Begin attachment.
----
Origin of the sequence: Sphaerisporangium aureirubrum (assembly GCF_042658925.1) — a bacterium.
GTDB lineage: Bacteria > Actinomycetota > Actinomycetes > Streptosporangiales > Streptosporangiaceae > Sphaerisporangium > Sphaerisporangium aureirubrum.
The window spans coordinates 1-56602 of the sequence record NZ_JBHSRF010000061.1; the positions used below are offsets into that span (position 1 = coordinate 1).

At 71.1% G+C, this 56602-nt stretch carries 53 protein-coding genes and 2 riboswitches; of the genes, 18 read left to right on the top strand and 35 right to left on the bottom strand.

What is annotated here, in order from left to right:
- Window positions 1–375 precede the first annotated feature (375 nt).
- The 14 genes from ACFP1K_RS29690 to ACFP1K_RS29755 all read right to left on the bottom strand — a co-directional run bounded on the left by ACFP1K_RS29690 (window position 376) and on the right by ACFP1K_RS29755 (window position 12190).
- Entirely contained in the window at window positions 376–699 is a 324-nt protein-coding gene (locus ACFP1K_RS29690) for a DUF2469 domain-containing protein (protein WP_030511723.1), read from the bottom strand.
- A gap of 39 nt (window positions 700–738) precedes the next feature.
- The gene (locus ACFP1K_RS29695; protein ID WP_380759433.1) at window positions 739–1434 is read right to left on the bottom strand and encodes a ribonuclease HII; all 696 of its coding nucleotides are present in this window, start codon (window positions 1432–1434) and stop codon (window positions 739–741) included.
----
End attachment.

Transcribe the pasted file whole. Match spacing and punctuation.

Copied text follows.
Origin of the sequence: Sphaerisporangium aureirubrum (assembly GCF_042658925.1) — a bacterium.
GTDB lineage: Bacteria > Actinomycetota > Actinomycetes > Streptosporangiales > Streptosporangiaceae > Sphaerisporangium > Sphaerisporangium aureirubrum.
The window spans coordinates 1-56602 of the sequence record NZ_JBHSRF010000061.1; the positions used below are offsets into that span (position 1 = coordinate 1).

At 71.1% G+C, this 56602-nt stretch carries 53 protein-coding genes and 2 riboswitches; of the genes, 18 read left to right on the top strand and 35 right to left on the bottom strand.

What is annotated here, in order from left to right:
- Window positions 1–375 precede the first annotated feature (375 nt).
- The 14 genes from ACFP1K_RS29690 to ACFP1K_RS29755 all read right to left on the bottom strand — a co-directional run bounded on the left by ACFP1K_RS29690 (window position 376) and on the right by ACFP1K_RS29755 (window position 12190).
- Entirely contained in the window at window positions 376–699 is a 324-nt protein-coding gene (locus ACFP1K_RS29690) for a DUF2469 domain-containing protein (protein WP_030511723.1), read from the bottom strand.
- A gap of 39 nt (window positions 700–738) precedes the next feature.
- The gene (locus ACFP1K_RS29695; protein ID WP_380759433.1) at window positions 739–1434 is read right to left on the bottom strand and encodes a ribonuclease HII; all 696 of its coding nucleotides are present in this window, start codon (window positions 1432–1434) and stop codon (window positions 739–741) included.